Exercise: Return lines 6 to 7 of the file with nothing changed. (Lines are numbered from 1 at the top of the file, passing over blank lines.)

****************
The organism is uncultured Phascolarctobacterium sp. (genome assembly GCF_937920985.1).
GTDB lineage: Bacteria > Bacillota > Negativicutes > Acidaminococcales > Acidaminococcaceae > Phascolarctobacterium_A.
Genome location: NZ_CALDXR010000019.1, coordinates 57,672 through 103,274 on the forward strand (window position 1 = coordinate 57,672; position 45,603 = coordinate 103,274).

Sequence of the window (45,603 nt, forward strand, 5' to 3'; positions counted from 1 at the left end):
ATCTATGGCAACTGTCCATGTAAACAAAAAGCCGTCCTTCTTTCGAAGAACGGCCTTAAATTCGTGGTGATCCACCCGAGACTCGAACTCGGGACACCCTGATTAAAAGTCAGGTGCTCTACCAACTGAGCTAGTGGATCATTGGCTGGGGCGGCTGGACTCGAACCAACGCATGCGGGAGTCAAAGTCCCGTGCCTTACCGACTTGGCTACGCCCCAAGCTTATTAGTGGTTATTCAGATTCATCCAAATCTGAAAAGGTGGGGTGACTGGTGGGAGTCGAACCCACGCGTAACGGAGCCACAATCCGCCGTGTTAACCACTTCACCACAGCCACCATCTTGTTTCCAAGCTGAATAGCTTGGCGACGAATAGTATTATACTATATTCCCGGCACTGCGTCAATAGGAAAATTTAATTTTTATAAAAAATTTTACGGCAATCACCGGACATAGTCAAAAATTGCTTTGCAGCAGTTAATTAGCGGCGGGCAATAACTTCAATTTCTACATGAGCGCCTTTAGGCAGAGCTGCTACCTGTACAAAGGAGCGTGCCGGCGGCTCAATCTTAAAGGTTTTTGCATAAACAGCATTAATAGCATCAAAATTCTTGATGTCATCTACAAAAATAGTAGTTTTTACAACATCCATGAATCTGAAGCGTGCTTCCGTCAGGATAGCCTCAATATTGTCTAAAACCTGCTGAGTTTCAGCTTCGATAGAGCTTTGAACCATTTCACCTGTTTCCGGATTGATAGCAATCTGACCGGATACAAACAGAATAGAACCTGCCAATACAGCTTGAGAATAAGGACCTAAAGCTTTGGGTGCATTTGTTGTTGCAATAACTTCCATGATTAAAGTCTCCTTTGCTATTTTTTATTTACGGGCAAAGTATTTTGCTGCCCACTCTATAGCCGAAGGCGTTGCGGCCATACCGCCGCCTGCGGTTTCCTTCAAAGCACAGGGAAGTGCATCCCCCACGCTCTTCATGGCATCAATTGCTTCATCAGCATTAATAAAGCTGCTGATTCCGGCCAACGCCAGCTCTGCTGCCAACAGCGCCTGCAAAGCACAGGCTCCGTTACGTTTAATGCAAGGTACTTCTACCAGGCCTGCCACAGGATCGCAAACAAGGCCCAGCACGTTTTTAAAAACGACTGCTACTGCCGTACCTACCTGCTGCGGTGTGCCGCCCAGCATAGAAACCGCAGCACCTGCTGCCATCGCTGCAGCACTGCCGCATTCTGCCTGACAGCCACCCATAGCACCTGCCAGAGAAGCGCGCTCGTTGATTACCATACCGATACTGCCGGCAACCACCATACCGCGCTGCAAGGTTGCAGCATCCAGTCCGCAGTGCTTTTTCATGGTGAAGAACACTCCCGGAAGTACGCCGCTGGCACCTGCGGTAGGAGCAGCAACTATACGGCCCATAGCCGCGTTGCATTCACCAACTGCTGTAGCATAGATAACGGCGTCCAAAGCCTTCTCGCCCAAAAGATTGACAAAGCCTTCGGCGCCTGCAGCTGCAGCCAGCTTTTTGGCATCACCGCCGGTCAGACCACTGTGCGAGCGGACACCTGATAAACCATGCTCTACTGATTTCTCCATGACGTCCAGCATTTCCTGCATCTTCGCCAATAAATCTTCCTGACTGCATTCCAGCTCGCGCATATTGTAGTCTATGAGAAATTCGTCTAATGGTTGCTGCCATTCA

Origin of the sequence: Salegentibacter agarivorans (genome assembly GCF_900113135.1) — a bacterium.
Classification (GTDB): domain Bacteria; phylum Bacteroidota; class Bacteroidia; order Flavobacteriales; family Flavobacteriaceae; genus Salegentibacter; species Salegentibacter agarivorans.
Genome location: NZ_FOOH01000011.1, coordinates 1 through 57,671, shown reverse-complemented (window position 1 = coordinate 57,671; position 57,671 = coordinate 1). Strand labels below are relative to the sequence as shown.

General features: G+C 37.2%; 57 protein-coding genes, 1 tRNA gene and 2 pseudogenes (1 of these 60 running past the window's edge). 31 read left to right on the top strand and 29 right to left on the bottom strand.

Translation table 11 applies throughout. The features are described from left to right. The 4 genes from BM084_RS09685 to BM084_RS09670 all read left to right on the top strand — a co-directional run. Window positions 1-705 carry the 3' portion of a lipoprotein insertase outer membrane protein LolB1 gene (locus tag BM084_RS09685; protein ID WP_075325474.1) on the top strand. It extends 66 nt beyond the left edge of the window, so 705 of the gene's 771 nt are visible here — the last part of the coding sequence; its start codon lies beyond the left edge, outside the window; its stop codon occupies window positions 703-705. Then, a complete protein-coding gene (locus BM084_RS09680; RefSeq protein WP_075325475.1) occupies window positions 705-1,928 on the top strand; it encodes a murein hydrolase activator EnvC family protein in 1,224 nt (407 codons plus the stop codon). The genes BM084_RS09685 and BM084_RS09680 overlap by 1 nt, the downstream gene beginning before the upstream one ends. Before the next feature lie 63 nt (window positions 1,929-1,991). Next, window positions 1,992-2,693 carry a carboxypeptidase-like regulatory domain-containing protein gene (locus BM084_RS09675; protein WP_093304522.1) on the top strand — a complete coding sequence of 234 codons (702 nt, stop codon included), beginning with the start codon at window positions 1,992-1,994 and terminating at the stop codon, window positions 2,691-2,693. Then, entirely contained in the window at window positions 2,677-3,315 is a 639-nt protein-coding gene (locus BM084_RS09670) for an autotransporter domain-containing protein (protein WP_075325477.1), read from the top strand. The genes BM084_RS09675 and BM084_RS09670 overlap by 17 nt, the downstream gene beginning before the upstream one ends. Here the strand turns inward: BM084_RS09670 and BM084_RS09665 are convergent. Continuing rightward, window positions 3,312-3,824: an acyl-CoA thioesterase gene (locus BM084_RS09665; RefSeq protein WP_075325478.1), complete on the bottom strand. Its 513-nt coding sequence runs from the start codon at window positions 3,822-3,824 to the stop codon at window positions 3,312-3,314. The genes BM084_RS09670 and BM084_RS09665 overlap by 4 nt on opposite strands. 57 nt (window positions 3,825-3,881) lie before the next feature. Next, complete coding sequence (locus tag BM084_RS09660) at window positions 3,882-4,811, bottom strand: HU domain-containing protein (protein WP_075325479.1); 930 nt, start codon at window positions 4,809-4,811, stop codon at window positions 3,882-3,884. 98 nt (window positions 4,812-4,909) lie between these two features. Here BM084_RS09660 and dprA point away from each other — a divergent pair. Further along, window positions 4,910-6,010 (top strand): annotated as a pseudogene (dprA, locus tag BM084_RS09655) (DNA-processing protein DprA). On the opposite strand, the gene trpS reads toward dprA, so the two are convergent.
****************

Origin of the sequence: Salegentibacter agarivorans (genome assembly GCF_900113135.1) — a bacterium.
Classification (GTDB): domain Bacteria; phylum Bacteroidota; class Bacteroidia; order Flavobacteriales; family Flavobacteriaceae; genus Salegentibacter; species Salegentibacter agarivorans.